The recent announcement that Gershon Kekst was selling the firm that bears his name to the French giant Publicis might signal the end of an era, though Kekst himself would surely scoff at the idea.
As the story goes, Kekst got his start in the 1970s when he and legendary attorney Joseph Flom of law firm Skadden hatched a plan to write a letter to the customers - dentists - of a dental-supplies company that was fighting off an unwanted takeover by an Arab group. They reasoned that as many of the dentists were Jewish, a letter warning them of the possible takeover would galvanize them to oppose it. Political correctness aside, they were right.
From that point on, Kekst was the go-to guy on nearly every major corporate takeover. Over the years, he and his colleagues worked on an encyclopedic list of transactions from Philip Morris' acquisition of Kraft foods, to Chrysler's merger with Daimler-Benz, to Northrop's acquisition of Grumman. Even today, nearly 40 years after he started the firm, Kekst continues to top the M&A league table for communications advisers. In the first half of 2008, his firm advised on 67 transactions, more than twice his nearest competitor.
So why did lawyers, bankers, and CEOs put him on their speed dial? They knew that once on their team, he'd put all his energy toward winning. He wasn't just in their corner; he was on the field slugging it out with them.
And what he was offering was not a body of knowledge, such as doctors or lawyers can lean on, but experience and judgment, or, as he once told an interviewer, saykhl, the Yiddish word for street smarts. He wasn't a promoter, hounding the press for coverage, but a thinker who could detect unfolding patterns. In other words, he knew how the play would end before the intermission and his job was to help clients rewrite the second act.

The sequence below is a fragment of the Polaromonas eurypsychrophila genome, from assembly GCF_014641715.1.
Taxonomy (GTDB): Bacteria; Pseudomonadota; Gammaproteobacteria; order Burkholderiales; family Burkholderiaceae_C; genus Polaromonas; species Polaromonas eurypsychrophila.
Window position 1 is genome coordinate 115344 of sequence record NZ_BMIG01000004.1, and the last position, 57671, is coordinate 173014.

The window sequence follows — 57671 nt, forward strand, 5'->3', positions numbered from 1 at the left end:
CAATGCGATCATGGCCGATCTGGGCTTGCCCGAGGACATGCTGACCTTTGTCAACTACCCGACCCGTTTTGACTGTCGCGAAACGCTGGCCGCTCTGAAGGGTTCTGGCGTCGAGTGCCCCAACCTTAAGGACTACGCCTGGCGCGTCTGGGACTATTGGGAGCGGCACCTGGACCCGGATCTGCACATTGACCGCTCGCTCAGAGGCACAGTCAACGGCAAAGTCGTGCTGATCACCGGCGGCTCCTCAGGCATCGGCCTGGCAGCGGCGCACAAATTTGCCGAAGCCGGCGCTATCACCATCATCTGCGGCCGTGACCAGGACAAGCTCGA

He became known for speaking his mind to his clients, not mincing his words, all with the goal of giving his client an edge. Sometimes he told them to go to the mattresses and other times to lay low. Throughout his career, Kekst shunned the media spotlight and would never write a book that spilled clients' secrets. Kekst's success set an example for others, such as Joele Frank and George Sard. Kekst showed them that they could get a seat at the table and not just hand out press releases.
Perhaps Armand Hammer, the long-time CEO of Occidental Petroleum, paid Kekst the best possible compliment. In one situation, Kekst mounted a ferocious defense against Hammer in a battle that not only eventually blocked the deal, but led Hammer to hire Kekst to work on his side in future transactions.
Even though he has built a solid team around him and says he intends to continue to lead his company, Kekst, now in his 70s, deserves time to sit back and enjoy.
Fred Bratman is the president of Hyde Park Financial Communications. He can be reached at firstname.lastname@example.org.